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Where Late the Sweet Birds Sang (1976)

de Kate Wilhelm

Altres autors: Mira la secció altres autors.

MembresRessenyesPopularitatValoració mitjanaMencions
1,546578,477 (3.84)111
When the first warm breeze of Doomsday came wafting over the Shenandoah Valley, the Sumners were ready. Using their enormous wealth, the family had forged an isolated post holocaust citadel. Their descendants would have everything they needed to raise food and do the scientific research necessary for survival. But the family was soon plagued by sterility, and the creation of clones offered the only answer. And that final pocket of human civilization lost the very human spirit it was meant to preserve as man and mannequin turned on one another. Sweeping, dramatic, rich with humanity and rigorous in its science, Where Late the Sweet Birds Sang is widely regarded as a high point of both humanistic and hard science fiction. It won science fiction's Hugo Award and Locus Award on its first publication and is as compelling today as it was then.… (més)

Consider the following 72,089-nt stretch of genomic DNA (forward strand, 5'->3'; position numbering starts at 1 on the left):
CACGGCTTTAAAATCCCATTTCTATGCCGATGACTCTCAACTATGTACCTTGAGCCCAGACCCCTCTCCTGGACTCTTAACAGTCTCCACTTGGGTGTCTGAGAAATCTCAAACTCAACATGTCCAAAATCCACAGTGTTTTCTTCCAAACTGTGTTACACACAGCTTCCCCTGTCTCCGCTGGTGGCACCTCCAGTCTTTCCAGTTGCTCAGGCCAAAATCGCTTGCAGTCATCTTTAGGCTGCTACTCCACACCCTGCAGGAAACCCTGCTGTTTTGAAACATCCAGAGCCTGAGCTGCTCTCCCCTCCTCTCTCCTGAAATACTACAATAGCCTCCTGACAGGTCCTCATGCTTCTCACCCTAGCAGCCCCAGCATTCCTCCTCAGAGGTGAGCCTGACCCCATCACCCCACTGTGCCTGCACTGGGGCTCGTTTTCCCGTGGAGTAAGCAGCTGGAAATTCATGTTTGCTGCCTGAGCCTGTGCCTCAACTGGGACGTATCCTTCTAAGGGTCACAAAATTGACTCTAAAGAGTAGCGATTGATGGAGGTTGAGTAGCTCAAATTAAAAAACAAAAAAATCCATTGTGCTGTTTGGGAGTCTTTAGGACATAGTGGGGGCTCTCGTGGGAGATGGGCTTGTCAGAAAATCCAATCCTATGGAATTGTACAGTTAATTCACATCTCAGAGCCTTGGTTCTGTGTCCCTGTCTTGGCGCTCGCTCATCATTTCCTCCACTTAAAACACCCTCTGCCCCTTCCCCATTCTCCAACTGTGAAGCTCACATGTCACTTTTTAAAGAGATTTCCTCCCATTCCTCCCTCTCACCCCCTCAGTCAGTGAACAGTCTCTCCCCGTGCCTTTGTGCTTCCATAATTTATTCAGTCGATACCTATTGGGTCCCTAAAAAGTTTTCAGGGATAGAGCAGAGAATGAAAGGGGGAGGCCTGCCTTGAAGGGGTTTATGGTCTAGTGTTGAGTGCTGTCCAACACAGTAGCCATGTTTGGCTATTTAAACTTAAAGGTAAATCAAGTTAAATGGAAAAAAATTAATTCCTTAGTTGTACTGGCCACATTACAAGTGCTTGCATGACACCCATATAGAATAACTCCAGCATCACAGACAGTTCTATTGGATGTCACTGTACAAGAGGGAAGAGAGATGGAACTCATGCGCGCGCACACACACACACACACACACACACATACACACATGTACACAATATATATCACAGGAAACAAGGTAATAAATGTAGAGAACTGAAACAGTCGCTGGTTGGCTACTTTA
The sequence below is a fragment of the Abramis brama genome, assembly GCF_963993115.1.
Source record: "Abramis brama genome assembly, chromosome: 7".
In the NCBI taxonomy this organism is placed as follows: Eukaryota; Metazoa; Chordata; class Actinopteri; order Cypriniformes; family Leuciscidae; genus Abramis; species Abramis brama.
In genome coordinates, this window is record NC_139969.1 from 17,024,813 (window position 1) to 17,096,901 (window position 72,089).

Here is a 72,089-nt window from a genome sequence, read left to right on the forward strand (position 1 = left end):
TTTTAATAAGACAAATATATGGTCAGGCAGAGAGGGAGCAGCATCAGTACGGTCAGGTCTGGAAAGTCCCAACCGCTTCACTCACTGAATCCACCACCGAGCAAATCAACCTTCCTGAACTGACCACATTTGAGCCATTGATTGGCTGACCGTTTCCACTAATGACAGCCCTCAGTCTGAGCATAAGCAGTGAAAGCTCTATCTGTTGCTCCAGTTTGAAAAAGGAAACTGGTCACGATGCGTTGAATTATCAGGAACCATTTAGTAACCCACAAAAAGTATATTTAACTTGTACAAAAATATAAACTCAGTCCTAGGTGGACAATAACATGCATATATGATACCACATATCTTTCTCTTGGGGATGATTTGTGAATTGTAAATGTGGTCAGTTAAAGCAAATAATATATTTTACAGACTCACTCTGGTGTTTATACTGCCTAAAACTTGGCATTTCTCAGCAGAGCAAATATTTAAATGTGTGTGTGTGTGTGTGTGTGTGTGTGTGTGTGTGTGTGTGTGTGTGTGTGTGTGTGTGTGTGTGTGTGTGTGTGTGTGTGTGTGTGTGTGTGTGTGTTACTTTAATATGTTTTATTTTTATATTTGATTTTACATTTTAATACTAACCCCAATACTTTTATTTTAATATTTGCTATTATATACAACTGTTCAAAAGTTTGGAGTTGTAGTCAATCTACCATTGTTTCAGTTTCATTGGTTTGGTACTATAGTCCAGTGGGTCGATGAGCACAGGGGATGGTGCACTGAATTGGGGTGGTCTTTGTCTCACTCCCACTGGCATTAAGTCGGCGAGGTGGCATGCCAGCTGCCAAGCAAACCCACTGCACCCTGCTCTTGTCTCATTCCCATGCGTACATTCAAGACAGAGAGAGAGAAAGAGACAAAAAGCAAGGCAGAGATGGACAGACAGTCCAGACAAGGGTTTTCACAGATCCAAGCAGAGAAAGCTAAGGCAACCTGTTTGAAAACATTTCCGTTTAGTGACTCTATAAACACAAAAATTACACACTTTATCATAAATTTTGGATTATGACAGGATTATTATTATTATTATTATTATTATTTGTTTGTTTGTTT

1. 31
    Un món feliç de Aldous Huxley (rat_in_a_cage)
    rat_in_a_cage: Hinweis auf Rückentext bei »Hier sangen früher Vögel«.
  2. 10
    The Long Tomorrow de Leigh Brackett (LamontCranston)
  3. 10
    The World Inside de Robert Silverberg (gaialover)
    gaialover: Dystopian society with controls against individualism and mandated polyamory.
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» Mira també 111 mencions

Es mostren 1-5 de 57 (següent | mostra-les totes)